Renate: Clarice Lispector because she is Virginia Woolf-meets-Kafka-meets-Joyce, all wrapped in a Brazilian layer of passion. Alejandro Zambra also; every one of his books is a gem. Truly stunning!
Reinoud: Soseki. He is a Japanese author from the Meiji period who wrote the first modern novel. Besides that he pretty much tried every literary style. Oh, Janet Lewis also deserves an audience.

How do you decide what new titles to buy for stock?

Simone: Through customer queries, publisher suggestions, newspaper and/or internet reviews. Anything that has a buzz about it, really.
Renate: I check the positive reviews in the New York Times or the Guardian. I also order books I would love to read (besides the big names you have to have). I want to create a bit of a niche; books that other bookstores wouldn’t have. It’s very much a question of feeling, intuition.
Reinoud: Whatever takes my fancy. (It’s chaos.)

What has been the best-selling Fiction title of 2014 so far?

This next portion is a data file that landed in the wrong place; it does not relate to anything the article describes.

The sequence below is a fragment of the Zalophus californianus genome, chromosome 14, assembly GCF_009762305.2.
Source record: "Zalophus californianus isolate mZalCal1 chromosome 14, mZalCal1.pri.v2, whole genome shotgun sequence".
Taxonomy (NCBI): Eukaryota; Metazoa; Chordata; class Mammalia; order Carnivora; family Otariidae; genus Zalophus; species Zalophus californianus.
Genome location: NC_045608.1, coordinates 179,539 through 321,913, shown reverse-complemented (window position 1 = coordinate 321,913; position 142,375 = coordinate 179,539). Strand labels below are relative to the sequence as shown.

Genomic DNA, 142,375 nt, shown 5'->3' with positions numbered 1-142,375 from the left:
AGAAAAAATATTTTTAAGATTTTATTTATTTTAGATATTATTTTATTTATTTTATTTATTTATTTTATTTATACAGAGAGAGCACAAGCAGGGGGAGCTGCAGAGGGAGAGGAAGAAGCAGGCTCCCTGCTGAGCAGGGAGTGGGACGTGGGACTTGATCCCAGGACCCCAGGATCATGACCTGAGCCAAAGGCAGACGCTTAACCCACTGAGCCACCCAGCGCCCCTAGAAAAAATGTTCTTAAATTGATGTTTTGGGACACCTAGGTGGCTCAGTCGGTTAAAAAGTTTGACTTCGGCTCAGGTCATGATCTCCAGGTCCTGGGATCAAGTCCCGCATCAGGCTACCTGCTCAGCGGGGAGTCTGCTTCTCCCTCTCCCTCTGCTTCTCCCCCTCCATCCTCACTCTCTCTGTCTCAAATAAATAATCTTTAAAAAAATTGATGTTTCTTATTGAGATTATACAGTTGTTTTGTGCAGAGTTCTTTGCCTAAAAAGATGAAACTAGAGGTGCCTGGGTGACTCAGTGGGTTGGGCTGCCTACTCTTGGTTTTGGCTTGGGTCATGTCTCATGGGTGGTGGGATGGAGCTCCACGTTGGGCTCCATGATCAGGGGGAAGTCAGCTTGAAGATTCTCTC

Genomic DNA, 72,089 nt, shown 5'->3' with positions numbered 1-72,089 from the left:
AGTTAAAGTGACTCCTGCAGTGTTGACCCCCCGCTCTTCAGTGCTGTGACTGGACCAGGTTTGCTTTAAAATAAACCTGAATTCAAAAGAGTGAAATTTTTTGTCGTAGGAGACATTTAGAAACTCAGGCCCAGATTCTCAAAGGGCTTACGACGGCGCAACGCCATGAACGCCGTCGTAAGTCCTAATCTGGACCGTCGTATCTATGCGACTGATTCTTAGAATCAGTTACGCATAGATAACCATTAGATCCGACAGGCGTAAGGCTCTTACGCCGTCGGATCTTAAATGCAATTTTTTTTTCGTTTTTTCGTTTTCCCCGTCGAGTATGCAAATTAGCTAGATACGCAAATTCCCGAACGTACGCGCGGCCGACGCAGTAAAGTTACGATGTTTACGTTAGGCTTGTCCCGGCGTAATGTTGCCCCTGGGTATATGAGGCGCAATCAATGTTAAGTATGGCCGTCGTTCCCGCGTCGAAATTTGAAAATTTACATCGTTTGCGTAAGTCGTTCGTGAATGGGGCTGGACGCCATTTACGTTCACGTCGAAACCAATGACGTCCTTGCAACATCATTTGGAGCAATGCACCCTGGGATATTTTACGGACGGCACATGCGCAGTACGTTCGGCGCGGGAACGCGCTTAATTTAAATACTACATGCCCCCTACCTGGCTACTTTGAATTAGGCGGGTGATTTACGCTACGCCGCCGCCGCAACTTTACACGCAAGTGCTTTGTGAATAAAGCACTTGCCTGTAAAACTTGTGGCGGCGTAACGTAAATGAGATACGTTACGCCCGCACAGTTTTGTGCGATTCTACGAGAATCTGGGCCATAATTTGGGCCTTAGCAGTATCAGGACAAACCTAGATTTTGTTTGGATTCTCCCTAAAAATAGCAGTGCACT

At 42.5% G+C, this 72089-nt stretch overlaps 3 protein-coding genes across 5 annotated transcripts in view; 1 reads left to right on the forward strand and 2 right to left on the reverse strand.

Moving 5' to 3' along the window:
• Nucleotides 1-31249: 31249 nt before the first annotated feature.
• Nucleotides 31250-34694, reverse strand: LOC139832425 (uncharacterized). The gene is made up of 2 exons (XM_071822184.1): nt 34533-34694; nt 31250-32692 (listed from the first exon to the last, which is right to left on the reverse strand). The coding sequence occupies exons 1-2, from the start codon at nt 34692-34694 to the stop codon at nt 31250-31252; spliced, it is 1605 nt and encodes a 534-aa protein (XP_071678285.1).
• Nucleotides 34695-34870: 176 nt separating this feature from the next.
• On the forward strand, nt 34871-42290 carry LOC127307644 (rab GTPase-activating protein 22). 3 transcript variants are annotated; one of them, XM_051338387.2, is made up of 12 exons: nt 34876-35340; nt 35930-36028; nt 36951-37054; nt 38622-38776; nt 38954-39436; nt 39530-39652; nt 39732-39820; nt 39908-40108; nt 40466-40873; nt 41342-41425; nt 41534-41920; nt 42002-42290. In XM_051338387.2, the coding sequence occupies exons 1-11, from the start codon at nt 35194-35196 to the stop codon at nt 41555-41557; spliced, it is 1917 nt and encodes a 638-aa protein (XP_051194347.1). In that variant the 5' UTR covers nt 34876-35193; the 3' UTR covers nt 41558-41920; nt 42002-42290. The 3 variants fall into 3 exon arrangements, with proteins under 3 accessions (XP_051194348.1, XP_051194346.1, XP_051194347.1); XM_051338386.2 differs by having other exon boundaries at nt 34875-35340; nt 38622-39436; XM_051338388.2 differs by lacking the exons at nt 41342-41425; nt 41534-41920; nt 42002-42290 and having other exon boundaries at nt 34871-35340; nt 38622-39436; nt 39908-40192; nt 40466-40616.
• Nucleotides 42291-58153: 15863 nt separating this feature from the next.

Simone + Renate + Reinoud: The Circle by Dave Eggers.

Name some hotly-anticipated summer releases.

Simone: The new Murakami, the paperback edition of Bleeding Edge, the small paperback edition of The Circle, Tigerman by Nick Harkaway, and the small paperback of Donna Tartt’s Pulitzer Prize winner, of course.
Renate: The new Francine Prose and the new Rivka Galchen. I’m also waiting for the new editions of Muriel Spark’s works, like The Informed Air, from New Directions press.
Reinoud: Updike by Adam Begley. Updike was a genius.

Ebooks (currently) available for: Bonsai, Botchan, The Circle, Bleeding Edge and Updike.

About Us: Jilles

Tuesday, January 8th, 2013

In a series of interviews, we’re going to introduce you to (almost) everyone who works at The American Book Centers in Amsterdam and The Hague.

Books form an integral part of our lives not only because they’re our bread and butter, but because our passion for them came first. Our mission is to pass them on. By reading these interviews you’ll discover the faces behind your favorite sections and get a glimpse of who we are.

Meet Jilles

Where were you born?

I was born in Heemstede, a town near Amsterdam.

What was your favorite food as a kid and what did you hate?

A slice of toasted bread with young Dutch cheese on it. It still is my favourite :-)